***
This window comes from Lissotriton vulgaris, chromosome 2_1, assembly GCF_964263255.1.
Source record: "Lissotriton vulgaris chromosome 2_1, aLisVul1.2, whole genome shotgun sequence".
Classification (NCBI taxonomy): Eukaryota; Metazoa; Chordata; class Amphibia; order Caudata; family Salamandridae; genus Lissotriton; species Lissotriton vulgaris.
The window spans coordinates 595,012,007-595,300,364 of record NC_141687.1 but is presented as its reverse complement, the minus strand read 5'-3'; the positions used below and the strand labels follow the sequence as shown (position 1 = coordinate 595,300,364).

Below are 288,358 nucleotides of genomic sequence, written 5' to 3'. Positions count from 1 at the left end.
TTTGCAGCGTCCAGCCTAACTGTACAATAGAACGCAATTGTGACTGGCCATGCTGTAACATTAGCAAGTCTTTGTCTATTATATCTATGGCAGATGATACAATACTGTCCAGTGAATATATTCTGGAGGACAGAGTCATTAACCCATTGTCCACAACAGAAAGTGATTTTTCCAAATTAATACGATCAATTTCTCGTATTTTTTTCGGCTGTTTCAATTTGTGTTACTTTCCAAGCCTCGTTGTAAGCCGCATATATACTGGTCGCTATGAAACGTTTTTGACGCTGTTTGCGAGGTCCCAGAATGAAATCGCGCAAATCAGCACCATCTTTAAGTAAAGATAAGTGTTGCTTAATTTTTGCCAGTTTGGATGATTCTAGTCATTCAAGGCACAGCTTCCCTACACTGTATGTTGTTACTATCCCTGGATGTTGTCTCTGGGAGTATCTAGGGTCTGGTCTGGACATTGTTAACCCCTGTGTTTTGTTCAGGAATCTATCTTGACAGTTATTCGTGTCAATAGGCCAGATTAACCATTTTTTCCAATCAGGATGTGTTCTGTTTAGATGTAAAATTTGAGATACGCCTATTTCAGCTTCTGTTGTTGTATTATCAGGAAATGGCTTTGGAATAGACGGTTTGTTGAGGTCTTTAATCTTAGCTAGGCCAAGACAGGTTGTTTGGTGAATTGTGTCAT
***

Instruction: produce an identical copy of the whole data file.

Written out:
This window comes from Lissotriton vulgaris, chromosome 2_1, assembly GCF_964263255.1.
Source record: "Lissotriton vulgaris chromosome 2_1, aLisVul1.2, whole genome shotgun sequence".
Classification (NCBI taxonomy): Eukaryota; Metazoa; Chordata; class Amphibia; order Caudata; family Salamandridae; genus Lissotriton; species Lissotriton vulgaris.
The window spans coordinates 595,012,007-595,300,364 of record NC_141687.1 but is presented as its reverse complement, the minus strand read 5'-3'; the positions used below and the strand labels follow the sequence as shown (position 1 = coordinate 595,300,364).

Below are 288,358 nucleotides of genomic sequence, written 5' to 3'. Positions count from 1 at the left end.
TTTGCAGCGTCCAGCCTAACTGTACAATAGAACGCAATTGTGACTGGCCATGCTGTAACATTAGCAAGTCTTTGTCTATTATATCTATGGCAGATGATACAATACTGTCCAGTGAATATATTCTGGAGGACAGAGTCATTAACCCATTGTCCACAACAGAAAGTGATTTTTCCAAATTAATACGATCAATTTCTCGTATTTTTTTCGGCTGTTTCAATTTGTGTTACTTTCCAAGCCTCGTTGTAAGCCGCATATATACTGGTCGCTATGAAACGTTTTTGACGCTGTTTGCGAGGTCCCAGAATGAAATCGCGCAAATCAGCACCATCTTTAAGTAAAGATAAGTGTTGCTTAATTTTTGCCAGTTTGGATGATTCTAGTCATTCAAGGCACAGCTTCCCTACACTGTATGTTGTTACTATCCCTGGATGTTGTCTCTGGGAGTATCTAGGGTCTGGTCTGGACATTGTTAACCCCTGTGTTTTGTTCAGGAATCTATCTTGACAGTTATTCGTGTCAATAGGCCAGATTAACCATTTTTTCCAATCAGGATGTGTTCTGTTTAGATGTAAAATTTGAGATACGCCTATTTCAGCTTCTGTTGTTGTATTATCAGGAAATGGCTTTGGAATAGACGGTTTGTTGAGGTCTTTAATCTTAGCTAGGCCAAGACAGGTTGTTTGGTGAATTGTGTCAT